What he fails to mention is that the woman fell in love with the buildings when she was eight years old, long before the terrorist attacks. He also fails to mention that it is a sensitive piece without a shred of sensationalism or voyeurism, ending with the remark that these people are the way they are, they aren’t harming themselves or anyone else with their unusual desires, and who can say that of anyone?

I was going to ignore this post completely, because why draw attention to crap, but then again, if somebody is spewing right-wing bullshit about German media to an audience most of whom probably can’t even read the language of the media being attacked, someone has to set the record straight.

Quite frankly, I couldn’t care less if you’re a loony lefty from la-la-land, a foam-at-the-mouth right-winger with an arsenal of loaded guns in the basement or so undecided you straddle the fence keeping both ears to the ground waiting to see which way the wind blows, if you’ve got an axe to grind don’t lay out examples which have no basis in reality.

Unless of course you’re going for a Masters in Intellectual Dishonesty, in which case you’re headed for top of the class.

18
Feb
07

Talking about condoms with a nine-year-old

The German education system is not concerned with character-building or instilling moral fibre. Instead the aim is to load you with qualifications which will earn you respect and promotion in the marketplace.

Dear Brothers of the frozen wastes,

That’s taken from the Xenophobe’s Guide to the Germans, my Amazon gift to you of some Birthdays Past and quite possibly the thinnest coffee-table book in the world.

I was reminded of it the other day talking to your little red-haired niece.

____________

(ring-ring-ring, opens door) Hi Sweetie! How was school?

Hi Daddy! Look what we got to keep at school today. (flops wrinkly yellow condom onto kitchen table) Wanna try it on?

Uhh…no. (trying to think quickly and failing miserably) Actually, as you probably learned, once you roll it out like that you can’t put it on any more, because it will never fit right and so it won’t work properly.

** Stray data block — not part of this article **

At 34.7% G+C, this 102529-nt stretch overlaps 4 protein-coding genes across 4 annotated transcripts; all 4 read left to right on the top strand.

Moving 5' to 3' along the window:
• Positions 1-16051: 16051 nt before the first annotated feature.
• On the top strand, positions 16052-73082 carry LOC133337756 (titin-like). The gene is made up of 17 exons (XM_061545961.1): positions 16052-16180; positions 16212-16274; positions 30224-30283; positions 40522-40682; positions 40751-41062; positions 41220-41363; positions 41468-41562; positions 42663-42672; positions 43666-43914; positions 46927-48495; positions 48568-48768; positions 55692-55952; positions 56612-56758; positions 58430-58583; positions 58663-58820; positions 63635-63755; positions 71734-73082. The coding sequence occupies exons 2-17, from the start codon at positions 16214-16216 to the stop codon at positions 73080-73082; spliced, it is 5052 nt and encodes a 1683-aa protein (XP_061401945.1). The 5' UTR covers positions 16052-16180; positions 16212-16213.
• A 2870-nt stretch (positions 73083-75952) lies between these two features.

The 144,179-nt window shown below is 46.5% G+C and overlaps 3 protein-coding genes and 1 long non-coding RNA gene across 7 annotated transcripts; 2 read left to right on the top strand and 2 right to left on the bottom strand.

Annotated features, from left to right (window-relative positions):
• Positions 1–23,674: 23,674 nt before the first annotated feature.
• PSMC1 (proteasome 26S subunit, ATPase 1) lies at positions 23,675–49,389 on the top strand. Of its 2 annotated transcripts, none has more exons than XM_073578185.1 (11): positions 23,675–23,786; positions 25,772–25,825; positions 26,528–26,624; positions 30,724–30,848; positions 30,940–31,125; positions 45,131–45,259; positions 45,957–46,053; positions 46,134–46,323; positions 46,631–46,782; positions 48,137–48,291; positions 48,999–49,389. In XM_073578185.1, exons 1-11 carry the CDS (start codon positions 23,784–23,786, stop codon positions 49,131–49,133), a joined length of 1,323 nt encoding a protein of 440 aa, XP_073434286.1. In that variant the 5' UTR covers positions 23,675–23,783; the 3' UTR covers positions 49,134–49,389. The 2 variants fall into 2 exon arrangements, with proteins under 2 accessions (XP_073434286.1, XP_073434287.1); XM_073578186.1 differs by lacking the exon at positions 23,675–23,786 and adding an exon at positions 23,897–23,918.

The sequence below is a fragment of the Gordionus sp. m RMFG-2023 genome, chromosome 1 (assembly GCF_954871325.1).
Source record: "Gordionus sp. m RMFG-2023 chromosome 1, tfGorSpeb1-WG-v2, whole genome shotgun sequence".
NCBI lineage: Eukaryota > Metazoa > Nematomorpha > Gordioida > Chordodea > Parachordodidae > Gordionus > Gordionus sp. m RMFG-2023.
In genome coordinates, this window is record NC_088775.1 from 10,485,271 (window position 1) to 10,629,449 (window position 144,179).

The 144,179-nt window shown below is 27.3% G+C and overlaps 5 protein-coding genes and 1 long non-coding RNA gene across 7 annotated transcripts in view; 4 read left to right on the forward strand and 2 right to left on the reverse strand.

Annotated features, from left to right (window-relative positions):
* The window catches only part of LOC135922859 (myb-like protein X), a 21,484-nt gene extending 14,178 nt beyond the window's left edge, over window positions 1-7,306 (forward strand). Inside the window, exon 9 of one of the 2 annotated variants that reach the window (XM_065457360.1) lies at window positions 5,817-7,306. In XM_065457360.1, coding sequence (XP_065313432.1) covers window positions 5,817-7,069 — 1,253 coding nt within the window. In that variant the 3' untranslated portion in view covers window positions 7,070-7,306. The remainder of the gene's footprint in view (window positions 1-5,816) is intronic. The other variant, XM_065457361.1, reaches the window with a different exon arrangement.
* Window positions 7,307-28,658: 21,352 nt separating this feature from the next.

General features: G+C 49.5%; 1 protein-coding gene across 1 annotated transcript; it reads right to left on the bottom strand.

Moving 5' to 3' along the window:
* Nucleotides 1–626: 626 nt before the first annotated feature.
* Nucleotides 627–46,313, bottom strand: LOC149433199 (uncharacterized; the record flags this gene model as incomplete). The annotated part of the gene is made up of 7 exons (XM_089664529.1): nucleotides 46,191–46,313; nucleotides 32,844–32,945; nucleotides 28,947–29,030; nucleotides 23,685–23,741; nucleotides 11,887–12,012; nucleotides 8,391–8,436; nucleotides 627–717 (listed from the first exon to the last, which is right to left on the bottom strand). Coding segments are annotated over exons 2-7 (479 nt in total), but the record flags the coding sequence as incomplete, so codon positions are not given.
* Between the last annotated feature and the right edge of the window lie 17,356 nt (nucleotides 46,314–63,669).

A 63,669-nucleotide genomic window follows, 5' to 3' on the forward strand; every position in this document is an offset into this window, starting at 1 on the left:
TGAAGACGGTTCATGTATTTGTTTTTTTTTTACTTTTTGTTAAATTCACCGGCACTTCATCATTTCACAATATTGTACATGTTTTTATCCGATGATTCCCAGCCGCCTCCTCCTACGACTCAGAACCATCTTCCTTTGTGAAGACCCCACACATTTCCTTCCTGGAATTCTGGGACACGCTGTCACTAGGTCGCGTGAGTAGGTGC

I know that! We learned lots about these things today.

Like what? (bracing myself)

Well, they make your fingers smell! (shoves fingers under my nose)

Ewwww. I know, I hate that smell. But what did you learn about them? What good are they for, anyway?

Well, if you have sex with someone, you can catch a bad disease if you don’t use one.

Yeah, that can happen. What else?

The lady can have a baby.

You’re right about that, too. You know, you’re lucky you’re growing up in Germany. When I was a kid, they didn’t talk to us about this stuff in achool at all until we were about 12. And even then, they had the boys and girls go into separate rooms. They showed us guys a film called, “Boy to Man.” The girls got to see “Girl to Woman.”

Sounds boring.

Well, it wasn’t boring really, just kind of weird. Why couldn’t people be open and honest about things like they are here? You could tell the teacher was uncomfortable talking to us about it. So was your Grandpa when he came to tell me what we used to call “the birds and the bees.” He just gave me a couple of books, said I should read them, and if I had any questions, I could always ask. And then he sort of walked away like he didn’t want me to ask, ever. I remember one book was called, “What Teenagers Want to Know.”

(pause for a while, wrinkly condom still lying on the table)

So guess what’s the only think I’ve ever stolen from a store in my whole life.

Daddy!! You STOLE something from a store? How come?

Cuz I was too embarrassed to buy it.

I don’t know.

You’re looking at it.

A condom? Why did you steal a condom?

Well, actually, it was a little package of three. They would have cost me all of about 95 cents, but in the little town I grew up in, everyone knew everybody else. The man behind the counter in the drug store knew me, knew my parents, knew my girlfriend, knew my girlfriend’s parents, everyone. We knew we were going to want to use them, I just didn’t know where to get them and I was too embarrassed to ask a friend or one of your uncles to buy them for me. I was just a 16-year-old kid, you know.

God, that sounds old.

Yeah, we thought we were too.

© 2007 lettershometoyou




The banner photograph shows the town of Britannia Beach, BC, Canada, where I grew up. It's home. But I don't live there anymore.